HOW TO CLEAN IVORY - HOW TO

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How To Clean Ivory


how to clean ivory
    how to
  • Providing detailed and practical advice
  • Practical advice on a particular subject; that gives advice or instruction on a particular topic
  • (How To’s) Multi-Speed Animations
  • A how-to or a how to is an informal, often short, description of how to accomplish some specific task. A how-to is usually meant to help non-experts, may leave out details that are only important to experts, and may also be greatly simplified from an overall discussion of the topic.
    clean
  • Make (something or someone) free of dirt, marks, or mess, esp. by washing, wiping, or brushing
  • clean and jerk: a weightlift in which the barbell is lifted to shoulder height and then jerked overhead
  • make clean by removing dirt, filth, or unwanted substances from; "Clean the stove!"; "The dentist cleaned my teeth"
  • Remove the innards of (fish or poultry) prior to cooking
  • free from dirt or impurities; or having clean habits; "children with clean shining faces"; "clean white shirts"; "clean dishes"; "a spotlessly clean house"; "cats are clean animals"
    ivory
  • a hard smooth ivory colored dentine that makes up most of the tusks of elephants and walruses
  • Ivory is formed from dentine and constitutes the bulk of the teeth and tusks of animals such as the elephant, hippopotamus, walrus, mammoth and narwhal.
  • bone: a shade of white the color of bleached bones
  • An object made of ivory
  • The keys of a piano
  • A hard creamy-white substance composing the main part of the tusks of an elephant, walrus, or narwhal, often (esp. formerly) used to make ornaments and other articles
how to clean ivory - Avery Printable
Avery Printable Two-Side Clean-Edge Business Cards for Laser Printers, White, Pack of 200 (05871)
Avery Printable Two-Side Clean-Edge Business Cards for Laser Printers, White, Pack of 200 (05871)
You've helped your company grow, now make it thrive. Use these Two-Side Clean Edge Business Cards to get the attention your growing business needs. Print rich graphics and clean text on both sides to expand exposure to your goods and services. Free templates from avery website get you started in a snap. Sturdy cards with clean, smooth edges can go from your laser printer to a potential customer's hand in minutes. It's so easy, you'll quickly take your business above and beyond. Clean, smooth edges for a professional presentation Two-sided printing lets you include important information on both sides Durable material is extra sturdy to withstand frequent use Convenient do-it-yourself cards mean that you can make changes and print new cards at a moment's notice Design and print from your desktop in minutes Print only the number of cards you need Optimized for both color laser and black-and-white laser printers Customize and print using free templates from avery website Avery do-it-yourself two-sided Clean Edge business cards are sturdy and customizable and deliver outstanding, professional-looking text and graphics

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A Unique, Magnificent, and Highly Important Roman Gold Medallion of 5 Solidi of Constantius Gallus (351-354 C.E.), an Exceptionally Executed Likeness
A Unique, Magnificent, and Highly Important Roman Gold Medallion of 5 Solidi of Constantius Gallus (351-354 C.E.), an Exceptionally Executed Likeness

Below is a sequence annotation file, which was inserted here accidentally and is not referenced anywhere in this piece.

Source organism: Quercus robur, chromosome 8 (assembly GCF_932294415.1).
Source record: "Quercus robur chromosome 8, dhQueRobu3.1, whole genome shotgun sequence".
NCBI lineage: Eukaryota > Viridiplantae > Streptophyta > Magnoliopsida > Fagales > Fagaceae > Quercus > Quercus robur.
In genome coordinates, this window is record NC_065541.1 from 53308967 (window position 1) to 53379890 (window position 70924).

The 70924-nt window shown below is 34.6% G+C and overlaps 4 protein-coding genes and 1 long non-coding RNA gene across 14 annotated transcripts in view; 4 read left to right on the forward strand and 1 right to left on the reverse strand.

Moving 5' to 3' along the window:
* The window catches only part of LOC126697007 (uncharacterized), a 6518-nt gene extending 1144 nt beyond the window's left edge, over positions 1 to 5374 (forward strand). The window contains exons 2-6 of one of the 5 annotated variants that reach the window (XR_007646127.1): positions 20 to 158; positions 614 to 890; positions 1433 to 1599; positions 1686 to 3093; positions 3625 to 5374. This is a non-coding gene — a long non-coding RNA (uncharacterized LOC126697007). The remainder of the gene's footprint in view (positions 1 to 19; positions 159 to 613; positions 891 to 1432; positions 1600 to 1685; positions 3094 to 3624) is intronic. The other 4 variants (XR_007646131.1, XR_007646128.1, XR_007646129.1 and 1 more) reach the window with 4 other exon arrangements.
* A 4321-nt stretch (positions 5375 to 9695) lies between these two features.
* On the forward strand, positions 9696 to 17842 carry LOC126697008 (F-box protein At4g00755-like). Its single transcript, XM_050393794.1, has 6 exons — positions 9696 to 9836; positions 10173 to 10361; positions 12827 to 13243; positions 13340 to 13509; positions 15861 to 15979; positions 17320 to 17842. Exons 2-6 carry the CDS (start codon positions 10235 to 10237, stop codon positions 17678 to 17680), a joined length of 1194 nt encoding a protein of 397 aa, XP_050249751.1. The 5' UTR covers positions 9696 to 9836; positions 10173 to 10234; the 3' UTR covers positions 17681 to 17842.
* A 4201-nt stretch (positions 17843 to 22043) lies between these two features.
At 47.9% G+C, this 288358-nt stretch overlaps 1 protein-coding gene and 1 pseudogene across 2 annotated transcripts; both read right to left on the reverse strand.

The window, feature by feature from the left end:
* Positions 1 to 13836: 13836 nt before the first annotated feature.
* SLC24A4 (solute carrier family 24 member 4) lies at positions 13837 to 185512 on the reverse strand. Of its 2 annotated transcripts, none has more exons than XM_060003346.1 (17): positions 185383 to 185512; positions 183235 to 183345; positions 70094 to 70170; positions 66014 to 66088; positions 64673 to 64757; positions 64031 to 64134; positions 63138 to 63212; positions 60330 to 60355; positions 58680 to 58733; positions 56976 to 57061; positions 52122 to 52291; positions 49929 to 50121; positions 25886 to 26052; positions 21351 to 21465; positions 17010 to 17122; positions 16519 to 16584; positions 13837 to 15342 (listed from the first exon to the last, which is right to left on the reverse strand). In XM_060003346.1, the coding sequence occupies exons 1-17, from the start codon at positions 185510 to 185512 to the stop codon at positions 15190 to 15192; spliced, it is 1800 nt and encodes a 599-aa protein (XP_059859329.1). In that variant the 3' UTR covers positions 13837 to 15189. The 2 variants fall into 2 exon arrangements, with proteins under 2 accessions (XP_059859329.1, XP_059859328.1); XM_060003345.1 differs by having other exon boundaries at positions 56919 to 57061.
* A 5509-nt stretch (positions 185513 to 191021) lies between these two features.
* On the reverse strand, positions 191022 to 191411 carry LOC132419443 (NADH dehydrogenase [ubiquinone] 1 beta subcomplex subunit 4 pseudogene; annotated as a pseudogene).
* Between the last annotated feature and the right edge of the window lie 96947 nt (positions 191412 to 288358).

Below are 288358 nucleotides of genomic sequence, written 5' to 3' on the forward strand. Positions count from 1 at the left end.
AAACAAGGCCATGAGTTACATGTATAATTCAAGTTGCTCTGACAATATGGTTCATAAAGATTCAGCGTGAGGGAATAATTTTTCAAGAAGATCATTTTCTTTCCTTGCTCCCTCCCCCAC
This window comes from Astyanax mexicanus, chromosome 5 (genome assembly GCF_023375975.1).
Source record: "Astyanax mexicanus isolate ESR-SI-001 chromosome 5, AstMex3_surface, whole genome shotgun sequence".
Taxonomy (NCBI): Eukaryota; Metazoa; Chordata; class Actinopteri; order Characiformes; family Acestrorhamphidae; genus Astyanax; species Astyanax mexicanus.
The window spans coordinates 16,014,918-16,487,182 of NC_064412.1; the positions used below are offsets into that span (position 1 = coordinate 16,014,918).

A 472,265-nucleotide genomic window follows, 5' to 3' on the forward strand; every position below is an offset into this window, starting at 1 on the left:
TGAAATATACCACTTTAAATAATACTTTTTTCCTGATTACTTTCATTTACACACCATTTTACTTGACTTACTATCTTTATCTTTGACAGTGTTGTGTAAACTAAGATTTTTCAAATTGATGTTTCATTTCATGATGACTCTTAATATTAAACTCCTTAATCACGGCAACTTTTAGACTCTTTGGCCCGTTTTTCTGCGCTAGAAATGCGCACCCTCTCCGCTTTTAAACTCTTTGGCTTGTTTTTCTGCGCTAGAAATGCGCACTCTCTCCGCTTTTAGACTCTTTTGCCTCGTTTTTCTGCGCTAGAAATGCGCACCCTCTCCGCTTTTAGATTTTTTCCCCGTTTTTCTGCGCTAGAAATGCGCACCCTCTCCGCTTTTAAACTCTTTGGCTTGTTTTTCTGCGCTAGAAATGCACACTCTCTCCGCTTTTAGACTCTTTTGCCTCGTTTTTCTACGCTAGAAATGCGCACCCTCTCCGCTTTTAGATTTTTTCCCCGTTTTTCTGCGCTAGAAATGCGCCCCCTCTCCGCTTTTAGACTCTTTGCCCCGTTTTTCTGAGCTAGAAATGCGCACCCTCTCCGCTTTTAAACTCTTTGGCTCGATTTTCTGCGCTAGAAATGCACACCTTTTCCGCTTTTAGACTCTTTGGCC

Constantius Gallus Caesar, 351 - 354 Medallion of 5 solidi, Antioch circa 351, 20.24 g. DN CONSTANTI - VS NOB CAES Bareheaded, draped and cuirassed bust l. Rev. GLORIA RO - MANORVM Constantinopolis, pearl-diademed and draped, seated l. on decorated throne, holding thyrsus in l. hand and Victory on globe in r.; her l. foot on globe. In exergue, SMANT. RIC p. 517, 71A (this coin). Wealth of the Ancient World 163 (this coin). Vagi 3326. Unique. An outstanding medallion, bearing a portrait of great strength and a finely executed and richly detailed reverse composition. Extremely fine Ex Leu 28, 1981, 580; Sotheby's 19.6.1990, Nelson Bunker Hunt Collection, 161 and Sotheby's 8.7.1996, 185 sales. Without hesitation we may attribute this medallion to an engraver of the greatest skill, for it is an artistic masterpiece of Late Antiquity. The obverse confers a noble, godlike, status on Gallus, whereas the reverse is of monumental composition, and is enriched with detail rarely if ever equalled. If doubts had existed in the East about Gallus' qualifications to rule in place of the emperor Constantius II, who was campaigning against the rebel Magnentius in Europe, a medallion such as this might have helped assuage any fears. It no doubt was produced for his accession in 351, and was distributed alongside medallions of equal value bearing the likeness of Constantius II. Portraits from the Constantinian period - especially from late in the period - represent a departure from all earlier portrait styles. Over the course of centuries the Imperial portrait evolved from the realistic to the idealized, and eventually to the stylised. One can readily observe the change from the military emperors and the tetrarchy to the Constantinian era: rigorous, practical, bearded portraits with shortly cropped hair and hard edges gave way to clean-shaven, long-haired portraits comprised mainly of soft contours indicating Oriental opulence and divine majesty. On this medallion we have a pristine example of late Constantinian portraiture in all of its sublime glory. His is a monumental, 'holy countenance' that elevates the new Caesar above the world he rules. It is more than an image of a man, it is a representation of his divine power and his unique station between the human and the divine. Statuesque imagery such as this recalls the famous passage of Ammianus Marcellinus (16,10) wherein he describes the formal entry of Constantius II into Rome: "He looked so stiffly ahead as if he had an iron band about his neck and he turned his face neither to the right nor to the left, he was not as a living person, but as an image." The reverse is a stunning example of how deeply the courts of the Roman east had been influenced by Greek and Oriental cultures. This inscription - "the glory of the Romans" - originally was introduced by Constantine the Great in reference to himself as the source of Rome's renewed glory. On this piece it seemingly refers to the seated figure Constantinopolis, indicating that the city itself was the glory of the Romans and their empire. The seated figure is simply extraordinary, and we may delight in its overall composition, which is ingeniously aligned high and to the right. Not only does this preserve open space at the left, and give prominence to the bold mintmark that trumpets its value as sacred money of Antioch, but more importantly it shakes the usual temptation of die engravers to achieve perfectly central symmetry. Adding to the impact of the composition is the rich detail and ornamentation, and the artful blending of the soft, flowing image of Constantinopolis against the rigid, jewelled frame of the throne and stylised ship's prow. These incongruous elements, which might have clashed under the hand of a less-gifted artist, here merge seamlessly. There can be little doubt that this powerful image is indebted to Phidias' famous gold and ivory statue of Zeus (Jupiter), which earlier had been the model for the facing seated Zeus on aurei of Licinius and his son (lot 269). T. F. Matthews (The Clash of Gods, A Reinterpretation of Early Christian Art; Princeton, 1993) considers Phidias' statue not only to have been the source of Licinius' Zeus, but also the source of the enthroned cult images of Roma and Constantinopolis. Providing an element of immediacy to the engraver of this medallion, perhaps, was the fact that a famous copy of Phidias' statue of Zeus Olympios had been erected at Daphne, a sanctuary outside Antioch, more than 500 years before. Also, a large percentage of Licinius' Zeus aurei were struck at Antioch and, more recently still, sometime after 330 Phidias' great statue was moved from Olympia to Constantinople. (continues) The figure of Constantinopolis - the personification of Constantine's new capital - became common to coins and medals after the city was dedicated on May 11, 330. She is shown on obverses as a helmeted bust, or on reverses as a seated or standing figure. Here s